Durian Farming in Southeast Asia
If you happen to come across durian, a giant spiky fruit with a notorious reputation, you may be curious to know more about it. Read on to find out about where durians are grown, its seasons, and varieties in Southeast Asia.
Countries where Durian are farmed
Durian are commonly grown in Southeast Asia. They thrive in tropical climates as large evergreen trees with height up to 50 meters (164 ft). Leading exporters are Thailand followed by Malaysia and Indonesia. Meanwhile the highest demand of durian comes mostly from China, Japan, and Vietnam.
In Southeast Asia, durian can be purchased from various street vendors or stores, making it quite easy to find. They are also available in cafes and restaurants as various types of snacks and drinks.
Durians are then shipped overseas to other countries in America and Europe. Usually, they are frozen beforehand at a temperature of -11 °F (-24 °C), extending storage life for as long as 3 months. It is likely to be available in oriental food markets located in major cities.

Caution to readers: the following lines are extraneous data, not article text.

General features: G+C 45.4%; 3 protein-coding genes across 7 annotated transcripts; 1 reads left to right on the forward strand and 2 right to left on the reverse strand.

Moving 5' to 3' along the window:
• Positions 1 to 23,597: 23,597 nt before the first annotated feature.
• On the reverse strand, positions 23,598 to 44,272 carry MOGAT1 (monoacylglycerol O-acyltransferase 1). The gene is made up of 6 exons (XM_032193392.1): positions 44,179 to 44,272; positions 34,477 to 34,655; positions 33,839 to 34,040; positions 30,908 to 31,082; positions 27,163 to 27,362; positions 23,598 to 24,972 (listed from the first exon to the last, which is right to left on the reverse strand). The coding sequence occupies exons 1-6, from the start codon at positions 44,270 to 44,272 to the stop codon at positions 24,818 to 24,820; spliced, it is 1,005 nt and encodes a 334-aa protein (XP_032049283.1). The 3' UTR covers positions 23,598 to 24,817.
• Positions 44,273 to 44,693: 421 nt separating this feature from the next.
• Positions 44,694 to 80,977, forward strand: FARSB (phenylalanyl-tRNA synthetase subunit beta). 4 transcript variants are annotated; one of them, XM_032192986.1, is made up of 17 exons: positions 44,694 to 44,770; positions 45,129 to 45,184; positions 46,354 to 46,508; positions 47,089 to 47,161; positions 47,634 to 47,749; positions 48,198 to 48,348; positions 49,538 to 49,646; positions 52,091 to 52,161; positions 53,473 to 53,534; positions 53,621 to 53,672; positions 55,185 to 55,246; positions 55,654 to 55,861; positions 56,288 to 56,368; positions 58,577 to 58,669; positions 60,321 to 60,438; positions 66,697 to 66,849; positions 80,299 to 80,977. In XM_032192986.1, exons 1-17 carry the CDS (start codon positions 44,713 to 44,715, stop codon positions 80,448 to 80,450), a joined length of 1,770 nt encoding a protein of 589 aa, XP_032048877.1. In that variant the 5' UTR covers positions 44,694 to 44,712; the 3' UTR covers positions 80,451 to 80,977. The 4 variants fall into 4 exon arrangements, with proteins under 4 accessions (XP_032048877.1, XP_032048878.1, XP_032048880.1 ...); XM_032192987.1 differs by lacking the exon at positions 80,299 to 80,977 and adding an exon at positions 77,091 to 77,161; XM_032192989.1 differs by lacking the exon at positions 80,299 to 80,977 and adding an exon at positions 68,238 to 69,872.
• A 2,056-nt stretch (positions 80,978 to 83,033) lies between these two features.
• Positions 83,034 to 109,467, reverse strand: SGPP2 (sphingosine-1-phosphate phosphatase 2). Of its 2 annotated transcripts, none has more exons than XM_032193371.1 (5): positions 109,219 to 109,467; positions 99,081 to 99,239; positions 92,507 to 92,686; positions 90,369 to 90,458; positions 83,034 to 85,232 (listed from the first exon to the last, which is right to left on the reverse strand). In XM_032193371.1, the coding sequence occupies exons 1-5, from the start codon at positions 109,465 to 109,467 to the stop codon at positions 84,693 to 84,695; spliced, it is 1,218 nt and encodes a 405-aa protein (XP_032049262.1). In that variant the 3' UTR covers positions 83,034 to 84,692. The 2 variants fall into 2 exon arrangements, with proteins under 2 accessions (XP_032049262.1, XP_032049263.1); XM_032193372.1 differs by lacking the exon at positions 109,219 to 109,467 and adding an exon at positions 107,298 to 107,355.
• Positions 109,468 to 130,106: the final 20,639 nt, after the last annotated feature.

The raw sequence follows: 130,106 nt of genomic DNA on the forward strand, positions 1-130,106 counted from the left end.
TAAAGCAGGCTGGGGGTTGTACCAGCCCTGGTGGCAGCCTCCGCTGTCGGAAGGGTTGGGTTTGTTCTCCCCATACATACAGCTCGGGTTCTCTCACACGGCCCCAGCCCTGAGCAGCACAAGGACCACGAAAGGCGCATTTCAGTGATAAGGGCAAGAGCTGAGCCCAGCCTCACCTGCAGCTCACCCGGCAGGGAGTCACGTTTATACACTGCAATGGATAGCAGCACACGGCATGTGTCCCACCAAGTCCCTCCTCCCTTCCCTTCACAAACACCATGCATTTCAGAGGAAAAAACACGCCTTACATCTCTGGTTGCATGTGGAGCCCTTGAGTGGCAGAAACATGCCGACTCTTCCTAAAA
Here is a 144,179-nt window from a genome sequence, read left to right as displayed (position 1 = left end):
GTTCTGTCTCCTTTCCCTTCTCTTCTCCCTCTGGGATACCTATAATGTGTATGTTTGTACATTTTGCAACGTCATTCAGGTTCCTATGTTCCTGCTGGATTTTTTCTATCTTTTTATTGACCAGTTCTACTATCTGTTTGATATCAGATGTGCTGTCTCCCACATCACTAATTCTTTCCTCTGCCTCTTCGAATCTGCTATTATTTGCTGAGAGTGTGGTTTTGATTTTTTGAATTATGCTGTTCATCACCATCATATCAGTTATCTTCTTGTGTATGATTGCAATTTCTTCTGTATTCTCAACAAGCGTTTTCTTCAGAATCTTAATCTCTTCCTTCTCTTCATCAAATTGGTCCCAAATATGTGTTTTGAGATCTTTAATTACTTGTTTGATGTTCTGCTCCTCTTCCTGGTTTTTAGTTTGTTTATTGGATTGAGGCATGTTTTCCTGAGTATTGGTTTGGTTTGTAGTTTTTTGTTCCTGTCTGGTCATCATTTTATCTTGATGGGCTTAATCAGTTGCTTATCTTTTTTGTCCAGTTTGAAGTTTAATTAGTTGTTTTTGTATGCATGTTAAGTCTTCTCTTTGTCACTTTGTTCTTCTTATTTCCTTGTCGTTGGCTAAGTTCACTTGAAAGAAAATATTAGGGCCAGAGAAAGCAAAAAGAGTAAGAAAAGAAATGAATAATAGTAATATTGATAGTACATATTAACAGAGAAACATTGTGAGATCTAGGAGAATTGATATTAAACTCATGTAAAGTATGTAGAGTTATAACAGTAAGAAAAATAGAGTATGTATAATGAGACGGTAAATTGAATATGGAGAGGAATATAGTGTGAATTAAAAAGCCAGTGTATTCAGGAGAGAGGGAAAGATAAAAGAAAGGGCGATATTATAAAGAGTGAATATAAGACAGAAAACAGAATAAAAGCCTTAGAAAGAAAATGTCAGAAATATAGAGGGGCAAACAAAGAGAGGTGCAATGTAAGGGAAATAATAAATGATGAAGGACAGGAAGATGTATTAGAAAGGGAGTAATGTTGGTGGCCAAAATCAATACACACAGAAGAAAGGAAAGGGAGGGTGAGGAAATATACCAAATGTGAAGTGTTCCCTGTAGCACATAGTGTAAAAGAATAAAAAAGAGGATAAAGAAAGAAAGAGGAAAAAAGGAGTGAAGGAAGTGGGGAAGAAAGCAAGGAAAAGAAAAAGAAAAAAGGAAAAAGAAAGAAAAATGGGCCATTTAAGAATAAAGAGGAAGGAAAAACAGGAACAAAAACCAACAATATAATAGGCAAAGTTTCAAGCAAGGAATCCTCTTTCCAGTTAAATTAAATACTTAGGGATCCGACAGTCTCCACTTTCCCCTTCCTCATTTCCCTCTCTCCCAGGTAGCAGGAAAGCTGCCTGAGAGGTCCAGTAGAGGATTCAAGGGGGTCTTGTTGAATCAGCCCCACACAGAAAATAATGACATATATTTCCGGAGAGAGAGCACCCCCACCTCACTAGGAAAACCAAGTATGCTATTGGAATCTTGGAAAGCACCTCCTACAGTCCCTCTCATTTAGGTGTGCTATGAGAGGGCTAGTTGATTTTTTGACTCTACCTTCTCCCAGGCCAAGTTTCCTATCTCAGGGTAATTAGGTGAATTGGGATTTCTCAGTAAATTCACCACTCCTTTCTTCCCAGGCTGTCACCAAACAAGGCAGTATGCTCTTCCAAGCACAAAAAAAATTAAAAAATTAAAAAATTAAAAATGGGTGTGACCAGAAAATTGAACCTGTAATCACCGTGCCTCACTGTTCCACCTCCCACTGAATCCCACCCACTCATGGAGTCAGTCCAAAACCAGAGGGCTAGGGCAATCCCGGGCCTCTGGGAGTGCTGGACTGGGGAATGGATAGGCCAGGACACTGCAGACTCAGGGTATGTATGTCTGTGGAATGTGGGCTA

Durian seasons vary greatly depending on the country and region. Overall, durian season in the top producing countries typically hit a peak around June-July. It’s not a surprise why Thailand is a major durian producer because durian can generally be grown across the country and has a main season lasting around 5 months from April to September. On the other hand, durian production in some countries are greatly affected by monsoons.
Keep in mind there are over 300 varieties of durian worldwide with each having their own unique flavor and texture. When newly harvested, some varieties are crispy and taste mildly pungent. As it ripens, the flesh becomes custard-like with a creamier and sweeter flavor.
There are also plenty of other ways to enjoy durian such as in cuisine or deserts. Try durian chips, ice cream, cream buns, etc.